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In November of 2016, Branda Hebert tells the Indy, a man and woman arrived from Beijing just in time to see her give birth to their baby.
“That’s my most favorite time, is when the baby’s born, and they’re watching, and they see their kid for the first time,” she says. “And the look on their faces, you can tell that they’re in love.”
Hebert, a Kum & Go manager who’s now 35, says that was her second time working as a gestational carrier, something she gets paid for but does mostly because she “loves being pregnant,” and helping people who can’t make a baby themselves. She says carrying a child for the Chinese couple wasn’t much different from her first surrogacy for a couple in Texas — other than the distance and language barrier, which wasn’t something email and Google Translate couldn’t fix.
Experiences like Hebert’s are about to become more common here. Less than a year ago, Chinese firm Incenta bought High Quality Affordable Fertility Centers, also known as HQA Fertility Centers, a Springs-based company with a wide array of services that include in-vitro fertilization (IVF), egg freezing and — especially popular with international clients — surrogacy programs.
The sale was the first purchase of an American fertility center by a Chinese company, says Tony Bevill, HQA’s director of business development. Future plans include expanding to the West Coast.
“[Incenta was] looking for a more affordable approach to reproductive medicine for their patients from China where they’re not capable of doing gestational carriers, because it’s just not legal in China,” Bevill says. “In California it was costing a lot of money, so they were looking for other options, and that’s when they found us.”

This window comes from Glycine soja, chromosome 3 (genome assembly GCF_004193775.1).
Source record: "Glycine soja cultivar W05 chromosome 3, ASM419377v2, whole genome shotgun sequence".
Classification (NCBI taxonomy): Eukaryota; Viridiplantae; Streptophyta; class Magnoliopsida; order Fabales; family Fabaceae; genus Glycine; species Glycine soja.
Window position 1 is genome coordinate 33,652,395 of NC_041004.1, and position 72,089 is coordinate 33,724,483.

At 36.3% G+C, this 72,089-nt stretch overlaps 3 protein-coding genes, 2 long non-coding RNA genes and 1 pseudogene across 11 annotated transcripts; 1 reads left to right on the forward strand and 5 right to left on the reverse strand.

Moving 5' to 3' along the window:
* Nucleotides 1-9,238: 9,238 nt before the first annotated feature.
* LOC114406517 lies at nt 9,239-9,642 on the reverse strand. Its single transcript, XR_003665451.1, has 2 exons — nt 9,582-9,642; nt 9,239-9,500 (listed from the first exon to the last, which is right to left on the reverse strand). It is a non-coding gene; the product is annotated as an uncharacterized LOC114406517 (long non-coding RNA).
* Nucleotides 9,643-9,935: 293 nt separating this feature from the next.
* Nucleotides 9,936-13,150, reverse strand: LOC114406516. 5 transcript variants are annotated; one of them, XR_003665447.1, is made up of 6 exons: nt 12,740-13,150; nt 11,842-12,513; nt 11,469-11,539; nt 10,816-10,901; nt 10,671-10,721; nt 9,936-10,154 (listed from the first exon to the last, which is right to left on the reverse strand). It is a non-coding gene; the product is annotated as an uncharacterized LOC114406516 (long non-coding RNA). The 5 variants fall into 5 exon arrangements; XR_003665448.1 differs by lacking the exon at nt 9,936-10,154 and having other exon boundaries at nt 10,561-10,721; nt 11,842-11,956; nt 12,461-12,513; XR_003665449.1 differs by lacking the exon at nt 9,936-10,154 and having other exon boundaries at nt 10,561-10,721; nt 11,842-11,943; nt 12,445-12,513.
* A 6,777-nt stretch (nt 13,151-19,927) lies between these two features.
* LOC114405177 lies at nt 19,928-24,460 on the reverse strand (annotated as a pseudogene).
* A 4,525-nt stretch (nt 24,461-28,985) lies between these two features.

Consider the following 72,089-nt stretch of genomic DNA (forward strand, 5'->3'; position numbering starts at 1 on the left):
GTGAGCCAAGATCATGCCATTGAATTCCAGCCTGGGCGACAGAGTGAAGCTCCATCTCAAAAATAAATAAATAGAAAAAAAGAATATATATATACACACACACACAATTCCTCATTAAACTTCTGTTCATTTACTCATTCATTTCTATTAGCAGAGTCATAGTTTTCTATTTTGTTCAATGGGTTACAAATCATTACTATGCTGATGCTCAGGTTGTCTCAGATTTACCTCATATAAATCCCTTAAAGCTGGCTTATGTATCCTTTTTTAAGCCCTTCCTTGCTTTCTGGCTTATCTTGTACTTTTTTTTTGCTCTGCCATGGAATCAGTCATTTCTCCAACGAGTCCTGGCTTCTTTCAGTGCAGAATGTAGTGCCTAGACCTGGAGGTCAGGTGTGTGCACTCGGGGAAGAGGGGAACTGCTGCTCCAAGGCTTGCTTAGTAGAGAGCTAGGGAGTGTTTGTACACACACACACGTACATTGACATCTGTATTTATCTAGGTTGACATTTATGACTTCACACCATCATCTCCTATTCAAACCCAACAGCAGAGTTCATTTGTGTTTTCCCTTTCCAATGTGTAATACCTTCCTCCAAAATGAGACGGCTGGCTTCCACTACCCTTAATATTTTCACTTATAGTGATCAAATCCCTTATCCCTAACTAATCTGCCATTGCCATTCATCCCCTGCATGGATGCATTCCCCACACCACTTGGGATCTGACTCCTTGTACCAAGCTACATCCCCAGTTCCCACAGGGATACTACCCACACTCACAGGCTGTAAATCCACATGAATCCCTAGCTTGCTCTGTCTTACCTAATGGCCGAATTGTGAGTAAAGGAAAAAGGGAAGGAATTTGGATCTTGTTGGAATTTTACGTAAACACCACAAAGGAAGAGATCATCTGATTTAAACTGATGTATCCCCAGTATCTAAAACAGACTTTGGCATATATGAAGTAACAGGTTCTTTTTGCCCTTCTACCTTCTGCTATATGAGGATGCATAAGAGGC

California clinics are known for serving Chinese clients, and laws there are friendly to surrogacy. However, Bevill says many of the state’s clinics price services too high: “Incenta recognized that the California clinics that they’d been working with were charging them four times as much to do the same thing that we were doing.”
The Indy spoke to a man and woman from Beijing who visited the Colorado Springs clinic in late September (and requested that their names not be used to protect their privacy given China’s ban on the practice). The couple said they came to HQA on the recommendation of Chinese doctors.
The woman, 41, said she had tried in-vitro fertilization twice without success and was worried that a third attempt would be fruitless.
Asked why they wanted to become parents, the couple laughed. “It is time,” the woman said through a translator.
Another Beijing woman, who also asked that her name not be used for privacy reasons, said she chose HQA after meeting Dr. Paul Magarelli, the company’s founder and medical director, at a trade show in China. The woman, 34, said his friendliness convinced her to come to Colorado Springs to freeze her eggs — another practice that’s illegal in China barring exceptional circumstances.
Though China’s more socially conservative than the U.S. when it comes to fertility care, the woman said “modern young people” who had studied abroad in the U.S. or U.K. like she did would likely have an open mind to seeking the services. She said some of her younger friends were considering freezing their eggs depending on how her experience went.
It’s not surprising that a Chinese firm purchased an American clinic, says Denver-based reproductive lawyer Ellen Trachman, given the country’s increasing demand for fertility care. She points out that the end to China’s one-child policy in 2016 might be one contributing factor. Though couples may now have more than one child, the population’s aging and fewer women are at a childbearing age.